I just saw a commercial for Old Navy where everything shimmers. I guess they are introducing a metallic sort of line, or something, but it’s a sort of new age commercial that leaves those of us who are inherently style channeled just a bit confused. But the one thing I was VERY clear on was the sexy lifeguard who showed up at the end of the commercial, bringing the shimmering maiden some ice tea. Or something like that.
I thought, “Hunh. That never happens to me”
And it’s not as if I’m in need of a hunky, tatooed lifeguard at this point in my life. But somebody, anybody, bringing me a free drink—well, let’s just say I wouldn’t say no. Well, I would to the iced tea, of course, but put some Crystal Lite in that tumbler, baby, and we are good to go.
Now, we all know the maiden and her would-be rescuer are straight from central casting, and if and when scenarios like the one in the commercial ever really do play out, there is a seriously high creep factor. But the commercial uses a promise to entice you to buy their shiny stuff, and Old Navy cannot be held liable for any emotional trauma suffered if you do actually buy the gold bikini, but, instead of acting out the part of Princess Leah in your own Luke Skywalker’s Return of the Jedi fantasy, you end up filling the role of Jabba the Hut.
Old Navy is not alone in this deception. Oh no. According to what I’ve seen just this past week written on various household items:
My hair should be lustrous, healthy, manageable, with all splits ends repaired.
Eating Cheerios with my family should make everybody smile a lot.
I should have received a personal message from Spring, informing me of her happiness about me choosing the Oreos laden with yellow #5 and decorated with happy bunnies hopping, because apparently, the yellow ones are Spring AND milk’s favorite cookie.
In reality, my unmanageable, stringy locks lack luster while I obsessively comb through them to see how many times one hair can split (my highest count in nine times. Sorry, is that TMI?), Cheerios only makes my dog super happy when my baby hucks them on the floor, and Spring hasn’t called, y’all.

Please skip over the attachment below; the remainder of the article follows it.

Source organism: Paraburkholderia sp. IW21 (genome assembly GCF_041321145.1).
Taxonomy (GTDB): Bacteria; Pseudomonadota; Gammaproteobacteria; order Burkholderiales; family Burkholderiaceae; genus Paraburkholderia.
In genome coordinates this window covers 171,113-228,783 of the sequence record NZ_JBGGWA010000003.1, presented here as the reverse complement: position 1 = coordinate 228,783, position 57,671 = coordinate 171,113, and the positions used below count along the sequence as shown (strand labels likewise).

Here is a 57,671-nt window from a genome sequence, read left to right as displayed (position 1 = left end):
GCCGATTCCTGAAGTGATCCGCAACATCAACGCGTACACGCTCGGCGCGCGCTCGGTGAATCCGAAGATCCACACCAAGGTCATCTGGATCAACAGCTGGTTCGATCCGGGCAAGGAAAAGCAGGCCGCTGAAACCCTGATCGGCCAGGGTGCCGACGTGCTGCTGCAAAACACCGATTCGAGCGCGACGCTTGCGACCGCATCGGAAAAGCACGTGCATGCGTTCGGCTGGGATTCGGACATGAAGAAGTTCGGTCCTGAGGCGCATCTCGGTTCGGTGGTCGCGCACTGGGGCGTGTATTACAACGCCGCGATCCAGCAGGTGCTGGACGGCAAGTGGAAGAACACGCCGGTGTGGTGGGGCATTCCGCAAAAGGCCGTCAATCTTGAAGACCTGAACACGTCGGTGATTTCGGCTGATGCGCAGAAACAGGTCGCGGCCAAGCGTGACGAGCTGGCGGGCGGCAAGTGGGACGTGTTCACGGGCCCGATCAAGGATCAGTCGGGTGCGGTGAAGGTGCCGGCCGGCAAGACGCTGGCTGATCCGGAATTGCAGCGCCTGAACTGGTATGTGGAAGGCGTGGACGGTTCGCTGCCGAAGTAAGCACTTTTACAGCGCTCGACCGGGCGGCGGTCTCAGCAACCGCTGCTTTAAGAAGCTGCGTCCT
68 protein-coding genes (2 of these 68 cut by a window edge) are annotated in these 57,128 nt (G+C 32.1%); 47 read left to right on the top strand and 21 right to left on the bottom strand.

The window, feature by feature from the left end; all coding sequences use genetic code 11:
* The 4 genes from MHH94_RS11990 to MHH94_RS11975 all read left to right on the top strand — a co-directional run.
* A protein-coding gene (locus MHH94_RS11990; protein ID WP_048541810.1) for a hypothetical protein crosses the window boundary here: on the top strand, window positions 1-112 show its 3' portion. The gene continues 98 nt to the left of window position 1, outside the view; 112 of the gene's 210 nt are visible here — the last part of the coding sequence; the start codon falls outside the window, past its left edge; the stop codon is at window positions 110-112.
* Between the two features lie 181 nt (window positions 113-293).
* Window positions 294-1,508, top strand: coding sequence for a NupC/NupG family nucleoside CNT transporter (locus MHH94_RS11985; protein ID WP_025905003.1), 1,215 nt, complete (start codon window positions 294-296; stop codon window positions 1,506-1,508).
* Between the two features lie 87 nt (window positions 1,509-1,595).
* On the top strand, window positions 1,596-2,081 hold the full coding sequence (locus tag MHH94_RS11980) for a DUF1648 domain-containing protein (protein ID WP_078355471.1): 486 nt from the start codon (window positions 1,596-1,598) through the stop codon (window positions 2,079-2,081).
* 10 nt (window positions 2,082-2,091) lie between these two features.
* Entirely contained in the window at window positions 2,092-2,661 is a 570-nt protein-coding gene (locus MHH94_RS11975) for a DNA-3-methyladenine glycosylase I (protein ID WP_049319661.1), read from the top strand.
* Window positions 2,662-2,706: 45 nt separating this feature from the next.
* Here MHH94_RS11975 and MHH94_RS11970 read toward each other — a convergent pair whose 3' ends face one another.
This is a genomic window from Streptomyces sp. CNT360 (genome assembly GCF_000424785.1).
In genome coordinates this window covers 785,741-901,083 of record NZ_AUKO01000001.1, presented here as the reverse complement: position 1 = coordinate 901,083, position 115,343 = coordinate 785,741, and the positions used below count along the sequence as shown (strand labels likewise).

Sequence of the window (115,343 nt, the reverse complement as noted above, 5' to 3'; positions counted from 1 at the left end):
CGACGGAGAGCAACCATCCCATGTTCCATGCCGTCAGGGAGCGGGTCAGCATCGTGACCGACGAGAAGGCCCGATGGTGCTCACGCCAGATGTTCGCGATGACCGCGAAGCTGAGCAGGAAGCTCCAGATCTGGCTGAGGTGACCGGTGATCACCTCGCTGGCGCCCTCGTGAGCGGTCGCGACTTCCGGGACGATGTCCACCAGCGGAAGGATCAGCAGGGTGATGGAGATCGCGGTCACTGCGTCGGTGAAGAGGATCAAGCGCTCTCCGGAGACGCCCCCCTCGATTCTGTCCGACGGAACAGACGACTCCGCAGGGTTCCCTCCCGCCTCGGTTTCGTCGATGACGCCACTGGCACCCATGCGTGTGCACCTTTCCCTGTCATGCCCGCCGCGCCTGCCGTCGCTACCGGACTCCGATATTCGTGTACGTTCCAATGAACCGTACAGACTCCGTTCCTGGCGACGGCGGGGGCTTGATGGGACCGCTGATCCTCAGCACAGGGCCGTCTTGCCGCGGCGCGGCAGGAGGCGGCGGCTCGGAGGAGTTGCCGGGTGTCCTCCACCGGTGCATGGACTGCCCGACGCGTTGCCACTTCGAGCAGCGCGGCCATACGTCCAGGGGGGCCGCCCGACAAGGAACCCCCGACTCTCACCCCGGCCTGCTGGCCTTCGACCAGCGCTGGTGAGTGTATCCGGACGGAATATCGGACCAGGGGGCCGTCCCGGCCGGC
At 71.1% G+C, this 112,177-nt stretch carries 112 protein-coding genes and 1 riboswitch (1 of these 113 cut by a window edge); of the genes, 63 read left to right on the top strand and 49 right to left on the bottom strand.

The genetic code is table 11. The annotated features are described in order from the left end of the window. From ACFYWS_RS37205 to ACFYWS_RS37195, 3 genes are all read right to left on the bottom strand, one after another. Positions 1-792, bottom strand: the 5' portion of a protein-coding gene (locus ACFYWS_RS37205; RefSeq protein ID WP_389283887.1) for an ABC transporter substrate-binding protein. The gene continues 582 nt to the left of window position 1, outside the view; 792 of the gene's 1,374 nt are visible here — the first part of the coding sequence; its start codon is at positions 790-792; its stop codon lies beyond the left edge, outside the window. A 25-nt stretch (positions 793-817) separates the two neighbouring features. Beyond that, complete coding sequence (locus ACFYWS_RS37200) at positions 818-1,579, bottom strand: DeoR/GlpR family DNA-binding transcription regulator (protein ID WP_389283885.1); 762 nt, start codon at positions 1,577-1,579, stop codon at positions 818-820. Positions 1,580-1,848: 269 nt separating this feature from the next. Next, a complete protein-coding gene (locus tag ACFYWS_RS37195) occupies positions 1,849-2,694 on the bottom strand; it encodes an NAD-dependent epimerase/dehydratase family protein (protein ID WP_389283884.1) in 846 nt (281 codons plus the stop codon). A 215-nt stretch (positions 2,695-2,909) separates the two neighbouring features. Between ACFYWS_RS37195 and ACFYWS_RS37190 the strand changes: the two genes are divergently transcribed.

She may have misplaced my cell phone number, though, so we’ll just cut her some slack on that one.
When I stop and think about the sheer BULK of messages we get DAILY about what and how our lives should look like, it’s not hard to realize why women are obsessed with perfection. And I’m not just talking about body image issues, which we’ve discussed before. I’m talking about the pefect family eating breakfast with mom and dad in a cutesy kitchen on the back of the cereal box, the woman in the Clorox commercial putting bleach in her washer next to a perfectly folded pile of clothes in a well organized laundry room that, might I add, also appears to be bigger than my first apartment, and the prints of the mom giving out hand sanitizer to her boys in the car that is totally clean. Seriously, nobody with 3 boys who play soccer has a clean minivan! Nobody! (And if you are holding up your hand saying, “Oooh, me, I do, I do!”, please just acknowledge your freakishness and let the rest of the slobs live in peace.)
This isn’t a new topic at all. Sorry. It’s just hit me harder than normal recently what we women wade through on a daily basis, promises that are made to us not just about our bodies but about our homes, our families, our children, and our jobs that are completely empty. I imagine most of us are savvy enough to realize that advertising is just that, and that you don’t expect to come out of the shower after using Pert Plus’ new and improved formula looking like Mia Hamm. But even though we know how and why these promises are being made, I can’t help but think that they must affect us in subtle and ultimately negative ways that make us feel bad about what our own lives look like. And the messages about Celestial Glory and Eternal life? Powerful messages too, but Satan definitely hired a flashier PR firm.
How do you wade through the muck? Are there some things that are harder for you to ignore than others, like the mini-van thing doesn’t bother you but MAN you HATE that commercial where they wipe up paw prints from a perfectly clean floor because really, who has a clean floor when you have a DOG THE SIZE OF SMALL HORSE??!!
Ok then, that might just be me.
Let me know where you get the good messages, the real ones, and what keeps you grounded. And if you have some suggestions for split ends, I’d love those, too.
And Dalene, by my watch, it’s 11:31 pm, so I really did post this on the day I said I would. Um, better late than never?